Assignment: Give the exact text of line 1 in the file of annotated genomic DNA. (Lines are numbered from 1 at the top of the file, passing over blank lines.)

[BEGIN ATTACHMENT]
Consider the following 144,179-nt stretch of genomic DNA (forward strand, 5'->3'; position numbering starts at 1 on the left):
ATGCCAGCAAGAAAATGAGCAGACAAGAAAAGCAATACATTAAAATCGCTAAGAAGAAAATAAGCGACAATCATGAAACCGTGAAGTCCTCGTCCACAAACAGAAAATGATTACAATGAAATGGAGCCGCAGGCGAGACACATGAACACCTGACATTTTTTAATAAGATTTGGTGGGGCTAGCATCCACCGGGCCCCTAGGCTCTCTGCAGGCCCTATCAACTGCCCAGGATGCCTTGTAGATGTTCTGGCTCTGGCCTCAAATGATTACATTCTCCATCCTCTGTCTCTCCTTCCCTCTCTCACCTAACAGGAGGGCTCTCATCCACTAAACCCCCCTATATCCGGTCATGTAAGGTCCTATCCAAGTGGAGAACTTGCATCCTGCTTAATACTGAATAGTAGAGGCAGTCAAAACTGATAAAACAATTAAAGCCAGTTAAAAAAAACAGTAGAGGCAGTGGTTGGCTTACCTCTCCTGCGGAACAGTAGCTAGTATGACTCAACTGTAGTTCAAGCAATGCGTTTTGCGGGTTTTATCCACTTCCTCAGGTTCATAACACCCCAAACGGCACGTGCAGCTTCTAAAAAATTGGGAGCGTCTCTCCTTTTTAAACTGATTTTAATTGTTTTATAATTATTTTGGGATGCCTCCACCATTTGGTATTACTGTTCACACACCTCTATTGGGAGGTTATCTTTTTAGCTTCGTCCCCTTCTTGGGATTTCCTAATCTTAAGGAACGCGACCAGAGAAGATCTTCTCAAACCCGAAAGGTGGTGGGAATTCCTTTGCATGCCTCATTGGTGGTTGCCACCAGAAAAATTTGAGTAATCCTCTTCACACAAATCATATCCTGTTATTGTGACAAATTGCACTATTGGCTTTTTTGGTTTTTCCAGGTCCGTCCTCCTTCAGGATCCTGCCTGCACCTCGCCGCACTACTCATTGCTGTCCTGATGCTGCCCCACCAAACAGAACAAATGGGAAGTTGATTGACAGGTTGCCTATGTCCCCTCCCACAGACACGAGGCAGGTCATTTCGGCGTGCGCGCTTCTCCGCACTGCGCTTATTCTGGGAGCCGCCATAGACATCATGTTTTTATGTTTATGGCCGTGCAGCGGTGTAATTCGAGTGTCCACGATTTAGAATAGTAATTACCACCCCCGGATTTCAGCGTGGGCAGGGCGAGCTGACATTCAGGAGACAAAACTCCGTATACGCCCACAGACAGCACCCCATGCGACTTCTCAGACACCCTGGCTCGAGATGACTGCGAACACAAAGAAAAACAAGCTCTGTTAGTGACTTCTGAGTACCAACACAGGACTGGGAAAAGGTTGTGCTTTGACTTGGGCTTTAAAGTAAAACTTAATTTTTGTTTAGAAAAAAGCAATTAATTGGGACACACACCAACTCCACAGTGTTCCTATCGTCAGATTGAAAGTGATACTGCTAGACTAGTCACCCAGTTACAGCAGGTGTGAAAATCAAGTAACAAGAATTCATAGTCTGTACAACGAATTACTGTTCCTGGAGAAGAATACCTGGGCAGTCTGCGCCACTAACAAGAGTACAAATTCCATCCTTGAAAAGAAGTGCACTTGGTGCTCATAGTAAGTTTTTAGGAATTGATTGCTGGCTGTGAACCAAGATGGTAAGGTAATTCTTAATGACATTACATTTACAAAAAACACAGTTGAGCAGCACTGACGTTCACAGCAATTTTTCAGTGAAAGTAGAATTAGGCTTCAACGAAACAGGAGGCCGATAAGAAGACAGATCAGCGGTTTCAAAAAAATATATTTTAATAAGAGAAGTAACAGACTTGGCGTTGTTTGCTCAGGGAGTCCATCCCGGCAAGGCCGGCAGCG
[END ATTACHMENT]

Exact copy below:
Consider the following 144,179-nt stretch of genomic DNA (forward strand, 5'->3'; position numbering starts at 1 on the left):